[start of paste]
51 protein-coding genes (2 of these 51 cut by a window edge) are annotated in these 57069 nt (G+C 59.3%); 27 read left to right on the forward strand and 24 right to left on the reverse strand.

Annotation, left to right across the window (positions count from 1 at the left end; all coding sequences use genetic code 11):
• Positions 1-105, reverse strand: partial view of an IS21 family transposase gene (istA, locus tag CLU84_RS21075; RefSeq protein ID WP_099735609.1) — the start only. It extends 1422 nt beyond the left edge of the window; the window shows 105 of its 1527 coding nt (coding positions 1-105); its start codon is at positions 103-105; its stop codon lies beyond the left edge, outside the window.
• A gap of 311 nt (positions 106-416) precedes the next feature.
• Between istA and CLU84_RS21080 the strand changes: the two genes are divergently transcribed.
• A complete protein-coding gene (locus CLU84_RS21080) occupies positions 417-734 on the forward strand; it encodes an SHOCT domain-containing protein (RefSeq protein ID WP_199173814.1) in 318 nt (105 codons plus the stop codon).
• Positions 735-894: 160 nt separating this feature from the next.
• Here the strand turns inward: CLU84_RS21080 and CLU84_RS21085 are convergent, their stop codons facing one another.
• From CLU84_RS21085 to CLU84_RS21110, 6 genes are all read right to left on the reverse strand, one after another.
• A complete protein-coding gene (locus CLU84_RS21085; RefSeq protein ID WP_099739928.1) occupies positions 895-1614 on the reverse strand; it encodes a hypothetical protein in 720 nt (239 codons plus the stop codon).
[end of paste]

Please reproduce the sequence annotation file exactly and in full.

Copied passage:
51 protein-coding genes (2 of these 51 cut by a window edge) are annotated in these 57069 nt (G+C 59.3%); 27 read left to right on the forward strand and 24 right to left on the reverse strand.

Annotation, left to right across the window (positions count from 1 at the left end; all coding sequences use genetic code 11):
• Positions 1-105, reverse strand: partial view of an IS21 family transposase gene (istA, locus tag CLU84_RS21075; RefSeq protein ID WP_099735609.1) — the start only. It extends 1422 nt beyond the left edge of the window; the window shows 105 of its 1527 coding nt (coding positions 1-105); its start codon is at positions 103-105; its stop codon lies beyond the left edge, outside the window.
• A gap of 311 nt (positions 106-416) precedes the next feature.
• Between istA and CLU84_RS21080 the strand changes: the two genes are divergently transcribed.
• A complete protein-coding gene (locus CLU84_RS21080) occupies positions 417-734 on the forward strand; it encodes an SHOCT domain-containing protein (RefSeq protein ID WP_199173814.1) in 318 nt (105 codons plus the stop codon).
• Positions 735-894: 160 nt separating this feature from the next.
• Here the strand turns inward: CLU84_RS21080 and CLU84_RS21085 are convergent, their stop codons facing one another.
• From CLU84_RS21085 to CLU84_RS21110, 6 genes are all read right to left on the reverse strand, one after another.
• A complete protein-coding gene (locus CLU84_RS21085; RefSeq protein ID WP_099739928.1) occupies positions 895-1614 on the reverse strand; it encodes a hypothetical protein in 720 nt (239 codons plus the stop codon).